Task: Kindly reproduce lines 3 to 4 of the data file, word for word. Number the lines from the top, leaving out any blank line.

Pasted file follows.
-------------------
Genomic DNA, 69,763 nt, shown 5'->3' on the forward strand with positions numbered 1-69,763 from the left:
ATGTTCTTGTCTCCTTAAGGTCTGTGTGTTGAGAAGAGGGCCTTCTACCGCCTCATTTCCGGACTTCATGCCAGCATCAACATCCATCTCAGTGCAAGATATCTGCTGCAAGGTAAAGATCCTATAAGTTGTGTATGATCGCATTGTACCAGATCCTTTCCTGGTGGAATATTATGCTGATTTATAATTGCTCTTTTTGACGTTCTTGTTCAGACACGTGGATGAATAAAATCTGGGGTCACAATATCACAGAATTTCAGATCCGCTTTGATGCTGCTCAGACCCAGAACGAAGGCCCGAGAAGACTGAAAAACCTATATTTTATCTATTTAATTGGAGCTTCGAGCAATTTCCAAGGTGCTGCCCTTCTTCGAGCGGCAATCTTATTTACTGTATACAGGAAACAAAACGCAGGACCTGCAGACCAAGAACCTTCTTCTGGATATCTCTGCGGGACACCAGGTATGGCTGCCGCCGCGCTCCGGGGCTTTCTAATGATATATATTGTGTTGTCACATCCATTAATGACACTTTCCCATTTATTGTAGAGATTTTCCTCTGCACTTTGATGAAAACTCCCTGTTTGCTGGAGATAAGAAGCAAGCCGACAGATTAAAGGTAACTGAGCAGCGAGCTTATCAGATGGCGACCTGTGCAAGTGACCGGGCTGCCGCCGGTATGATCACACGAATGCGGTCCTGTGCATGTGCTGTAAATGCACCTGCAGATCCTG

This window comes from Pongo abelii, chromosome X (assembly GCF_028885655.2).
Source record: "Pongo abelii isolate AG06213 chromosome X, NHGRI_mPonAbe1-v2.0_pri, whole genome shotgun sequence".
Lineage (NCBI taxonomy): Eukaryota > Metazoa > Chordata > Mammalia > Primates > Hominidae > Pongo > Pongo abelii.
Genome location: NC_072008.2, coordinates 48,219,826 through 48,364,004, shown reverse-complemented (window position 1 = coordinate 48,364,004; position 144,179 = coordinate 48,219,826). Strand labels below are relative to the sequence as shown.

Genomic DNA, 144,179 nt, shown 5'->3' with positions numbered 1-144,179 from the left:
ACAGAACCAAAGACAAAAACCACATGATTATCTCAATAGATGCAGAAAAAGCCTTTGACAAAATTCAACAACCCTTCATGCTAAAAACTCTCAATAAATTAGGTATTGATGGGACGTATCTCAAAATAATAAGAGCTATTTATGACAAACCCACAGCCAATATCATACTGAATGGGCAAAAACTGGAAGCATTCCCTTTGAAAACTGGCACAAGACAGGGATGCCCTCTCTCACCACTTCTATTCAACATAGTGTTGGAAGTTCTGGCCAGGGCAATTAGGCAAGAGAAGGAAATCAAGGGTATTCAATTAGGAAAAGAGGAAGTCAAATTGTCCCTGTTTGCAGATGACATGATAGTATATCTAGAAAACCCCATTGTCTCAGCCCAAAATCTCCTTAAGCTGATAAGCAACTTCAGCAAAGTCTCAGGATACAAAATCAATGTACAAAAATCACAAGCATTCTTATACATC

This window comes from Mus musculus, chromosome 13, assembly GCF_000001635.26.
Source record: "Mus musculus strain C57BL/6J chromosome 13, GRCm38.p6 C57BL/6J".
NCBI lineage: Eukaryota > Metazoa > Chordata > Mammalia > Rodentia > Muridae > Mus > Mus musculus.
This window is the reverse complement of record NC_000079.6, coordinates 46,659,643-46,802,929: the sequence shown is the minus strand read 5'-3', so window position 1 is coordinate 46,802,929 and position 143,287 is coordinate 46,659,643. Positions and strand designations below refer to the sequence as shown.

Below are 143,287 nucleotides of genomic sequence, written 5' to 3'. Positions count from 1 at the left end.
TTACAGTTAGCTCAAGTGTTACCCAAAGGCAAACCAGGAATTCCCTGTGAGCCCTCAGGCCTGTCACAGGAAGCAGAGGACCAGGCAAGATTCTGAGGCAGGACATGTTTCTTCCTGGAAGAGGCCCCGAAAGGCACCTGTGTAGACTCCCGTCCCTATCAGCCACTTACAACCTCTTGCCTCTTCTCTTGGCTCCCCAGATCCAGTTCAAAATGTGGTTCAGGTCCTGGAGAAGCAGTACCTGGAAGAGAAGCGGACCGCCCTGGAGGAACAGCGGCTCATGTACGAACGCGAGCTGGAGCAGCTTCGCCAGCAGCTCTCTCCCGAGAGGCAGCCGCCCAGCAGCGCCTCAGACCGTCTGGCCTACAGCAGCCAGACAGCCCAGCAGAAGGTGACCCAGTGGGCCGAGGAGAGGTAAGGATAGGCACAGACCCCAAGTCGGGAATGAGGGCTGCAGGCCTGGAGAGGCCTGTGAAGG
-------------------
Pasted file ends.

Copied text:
This window comes from Pongo abelii, chromosome X (assembly GCF_028885655.2).
Source record: "Pongo abelii isolate AG06213 chromosome X, NHGRI_mPonAbe1-v2.0_pri, whole genome shotgun sequence".